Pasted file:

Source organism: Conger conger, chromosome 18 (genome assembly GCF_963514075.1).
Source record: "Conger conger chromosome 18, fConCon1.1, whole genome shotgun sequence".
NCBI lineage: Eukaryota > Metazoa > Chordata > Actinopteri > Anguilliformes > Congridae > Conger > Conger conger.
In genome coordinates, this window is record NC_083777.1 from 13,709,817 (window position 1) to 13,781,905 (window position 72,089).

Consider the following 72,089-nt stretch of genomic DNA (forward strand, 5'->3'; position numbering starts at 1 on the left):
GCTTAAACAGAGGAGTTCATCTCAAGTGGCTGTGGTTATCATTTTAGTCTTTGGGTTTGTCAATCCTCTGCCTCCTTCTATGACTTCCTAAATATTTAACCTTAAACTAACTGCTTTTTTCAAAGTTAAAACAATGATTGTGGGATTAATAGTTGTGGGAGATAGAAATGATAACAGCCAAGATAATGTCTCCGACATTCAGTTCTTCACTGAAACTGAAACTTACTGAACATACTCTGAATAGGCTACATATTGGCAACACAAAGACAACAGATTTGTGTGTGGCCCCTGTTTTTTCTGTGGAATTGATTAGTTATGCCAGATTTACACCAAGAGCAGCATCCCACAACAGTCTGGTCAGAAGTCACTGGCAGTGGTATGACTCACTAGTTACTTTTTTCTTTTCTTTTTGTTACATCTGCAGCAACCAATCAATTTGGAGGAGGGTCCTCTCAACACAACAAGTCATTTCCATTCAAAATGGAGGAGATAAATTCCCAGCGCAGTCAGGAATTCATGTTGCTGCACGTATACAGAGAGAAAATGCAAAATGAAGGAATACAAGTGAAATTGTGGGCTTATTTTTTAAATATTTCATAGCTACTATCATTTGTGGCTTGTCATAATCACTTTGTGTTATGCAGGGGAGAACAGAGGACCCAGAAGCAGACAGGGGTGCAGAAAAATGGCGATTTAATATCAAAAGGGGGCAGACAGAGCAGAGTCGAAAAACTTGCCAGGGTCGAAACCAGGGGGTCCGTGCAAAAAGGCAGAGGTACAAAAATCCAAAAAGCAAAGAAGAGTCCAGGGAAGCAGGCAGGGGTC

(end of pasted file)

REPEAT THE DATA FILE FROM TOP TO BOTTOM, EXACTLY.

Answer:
Source organism: Conger conger, chromosome 18 (genome assembly GCF_963514075.1).
Source record: "Conger conger chromosome 18, fConCon1.1, whole genome shotgun sequence".
NCBI lineage: Eukaryota > Metazoa > Chordata > Actinopteri > Anguilliformes > Congridae > Conger > Conger conger.
In genome coordinates, this window is record NC_083777.1 from 13,709,817 (window position 1) to 13,781,905 (window position 72,089).

Consider the following 72,089-nt stretch of genomic DNA (forward strand, 5'->3'; position numbering starts at 1 on the left):
GCTTAAACAGAGGAGTTCATCTCAAGTGGCTGTGGTTATCATTTTAGTCTTTGGGTTTGTCAATCCTCTGCCTCCTTCTATGACTTCCTAAATATTTAACCTTAAACTAACTGCTTTTTTCAAAGTTAAAACAATGATTGTGGGATTAATAGTTGTGGGAGATAGAAATGATAACAGCCAAGATAATGTCTCCGACATTCAGTTCTTCACTGAAACTGAAACTTACTGAACATACTCTGAATAGGCTACATATTGGCAACACAAAGACAACAGATTTGTGTGTGGCCCCTGTTTTTTCTGTGGAATTGATTAGTTATGCCAGATTTACACCAAGAGCAGCATCCCACAACAGTCTGGTCAGAAGTCACTGGCAGTGGTATGACTCACTAGTTACTTTTTTCTTTTCTTTTTGTTACATCTGCAGCAACCAATCAATTTGGAGGAGGGTCCTCTCAACACAACAAGTCATTTCCATTCAAAATGGAGGAGATAAATTCCCAGCGCAGTCAGGAATTCATGTTGCTGCACGTATACAGAGAGAAAATGCAAAATGAAGGAATACAAGTGAAATTGTGGGCTTATTTTTTAAATATTTCATAGCTACTATCATTTGTGGCTTGTCATAATCACTTTGTGTTATGCAGGGGAGAACAGAGGACCCAGAAGCAGACAGGGGTGCAGAAAAATGGCGATTTAATATCAAAAGGGGGCAGACAGAGCAGAGTCGAAAAACTTGCCAGGGTCGAAACCAGGGGGTCCGTGCAAAAAGGCAGAGGTACAAAAATCCAAAAAGCAAAGAAGAGTCCAGGGAAGCAGGCAGGGGTC